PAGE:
We are two part-time academics. Ellen teaches in the English department and Jim in the IT program at George Mason University.
My dearest Anne,
I had promised I would send you images of paintings by women artists regularly in letters where I also provided information about them, texts, and links to sources I could find. I have been woefully remiss, partly because I have so many of these portraits. I’ve been writing them for Chava’s two lists (Eighteenth Century Worlds and Women Writers Through the Ages) for months now, and recently have begun to do it for Trollope-l (Trollope and his Contemporaries) too. So I don’t know where to begin.
Plus many of them are not complete. They are genuine essays, attempts at suggestive presences and invitations to remember and to dream and to think.
I decided this morning I’d try to go in alphabetical order (more or less) beginning with one I put on Women Writers. Here’s a self-portrait liked very much by Fran W and Judy G (two of whose poems Elinor has now sent Marianne so perhaps you’ve seen them):
Anna Bilinksa (1857/58-1893) Self-Portrait with Apron and Brushes (1887).
I like it for the expression on her face. The steely look in her eyes.
About this painting in Seeing Ourselves: Women’s Self-Portraits,
Frances Borzello writes:
The Polish artist Anna Bilinska paints herself taking a break from her work. She is convincingly scruffy. She has not bothered to remove her apron, and, although her hair began the day pinned up, some tendrils have escaped. As she sits on the homely bentwood chair, she bends forward to stare at the spectator, a bunch of brushes held across her apron in one hand and her palette hanging down at the extremity of the other . . . This pose of Bilinksa’s had not been seen before. She has set herself down in front of the curtain which forms a background for the model. The combination of transitory pose and backcloth is an understated but witty way of telling the spectator that she has become—but only temporarily—the model not the artist.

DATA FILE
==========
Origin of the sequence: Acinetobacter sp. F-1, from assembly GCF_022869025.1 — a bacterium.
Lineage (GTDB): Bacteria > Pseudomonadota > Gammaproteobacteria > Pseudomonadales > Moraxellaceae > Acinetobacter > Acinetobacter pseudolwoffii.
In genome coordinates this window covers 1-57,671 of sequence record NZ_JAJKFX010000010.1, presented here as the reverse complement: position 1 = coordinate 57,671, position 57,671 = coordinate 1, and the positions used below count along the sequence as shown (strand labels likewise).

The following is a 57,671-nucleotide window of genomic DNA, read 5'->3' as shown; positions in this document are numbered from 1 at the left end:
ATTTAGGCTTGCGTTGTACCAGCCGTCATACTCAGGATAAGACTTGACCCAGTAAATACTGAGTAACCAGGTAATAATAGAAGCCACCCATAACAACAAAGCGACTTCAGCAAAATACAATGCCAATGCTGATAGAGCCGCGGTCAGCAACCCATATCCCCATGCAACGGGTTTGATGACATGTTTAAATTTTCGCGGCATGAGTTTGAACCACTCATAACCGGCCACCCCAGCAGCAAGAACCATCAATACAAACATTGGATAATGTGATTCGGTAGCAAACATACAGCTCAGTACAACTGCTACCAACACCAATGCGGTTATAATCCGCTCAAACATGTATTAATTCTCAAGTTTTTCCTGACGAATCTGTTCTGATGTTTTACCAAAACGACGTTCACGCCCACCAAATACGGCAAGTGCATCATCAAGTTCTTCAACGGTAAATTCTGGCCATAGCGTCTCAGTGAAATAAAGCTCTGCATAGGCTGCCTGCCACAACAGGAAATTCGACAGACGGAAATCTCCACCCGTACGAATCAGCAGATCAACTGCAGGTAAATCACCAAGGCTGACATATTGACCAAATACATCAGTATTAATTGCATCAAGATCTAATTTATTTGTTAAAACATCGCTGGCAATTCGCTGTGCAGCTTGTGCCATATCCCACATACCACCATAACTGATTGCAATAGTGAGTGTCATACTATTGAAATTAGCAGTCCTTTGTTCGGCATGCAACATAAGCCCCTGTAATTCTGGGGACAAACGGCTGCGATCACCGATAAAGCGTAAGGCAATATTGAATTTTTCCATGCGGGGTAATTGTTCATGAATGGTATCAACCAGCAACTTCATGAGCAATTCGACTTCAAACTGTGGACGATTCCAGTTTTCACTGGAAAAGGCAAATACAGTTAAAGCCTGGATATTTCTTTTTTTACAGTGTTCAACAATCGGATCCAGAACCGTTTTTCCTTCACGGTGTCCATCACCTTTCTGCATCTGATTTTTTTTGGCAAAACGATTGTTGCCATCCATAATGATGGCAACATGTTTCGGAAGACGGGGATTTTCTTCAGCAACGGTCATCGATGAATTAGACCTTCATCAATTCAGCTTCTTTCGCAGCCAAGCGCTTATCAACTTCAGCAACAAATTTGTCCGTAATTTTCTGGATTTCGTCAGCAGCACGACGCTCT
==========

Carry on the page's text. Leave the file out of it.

In a little pen sketch at the back of the book, Borzello says further that Bilinska was born in the Ukraine in 1857/58 and died in Warsaw in 1893. Bilinska painted portraits, seascapes, and landscapes. Her teachers included Robert-Fleury (Paris). She was married in 1892.
So she died one year after marriage. I can find no hint of how or why she died or anything about her art in any public online sources. Here is one meagre site (as to information about her): Anna Bilinska-Bohdanowicz, Academic Classical Artist. Particularly striking is the painting of a lady with the opera glasses looking on, the outsider. This one reminds me of the woman in black at the opera or the woman with opera glasses looking down from afar at the stage of life, well-known ones by Mary Cassatt). Have a look at the peasant woman and her young child at a seashore, a common motif among women painters at the close of the 19th century. Again a couple by Mary Cassatt are famous, but Helen Allingham has a controlled lushly beautiful watercolor using this motif. Allingham’s typical richness of color and blending of figures into the landscape (signifying what?) provides a strong contrast to Bilinska dark melancholy still figures seen from the back:
Anna Bilinska, At the Seashore
Helen Allingham (1848-1926), Young Girls at the Beach
The trope of women and children at the beach is common among later 19th century women artists. Bilinska seems to me unusual as a woman artist for her choice of hard lines, cool colors and lack of sentiment. Many women artists of the later 19th and early 20th century preferred to revel in color.
There is, though, hardly any hard information about Bilinska’s life or how she died in my 4 survey-of-women-artist books.
Bilinska exhibited in Paris from 1885 and in Munich and Warsaw, and won gold medals at the Paris Exposition Universelle 1889 and for this self-portrait at the Berlin International Exposition, 1891.
I close with a melancholy landscape of a modern city that speaks for itself:
Unter den Linden in Berlin (1890)
I hope you and the Captain are keeping well, my dear,
Posted by: Ellen
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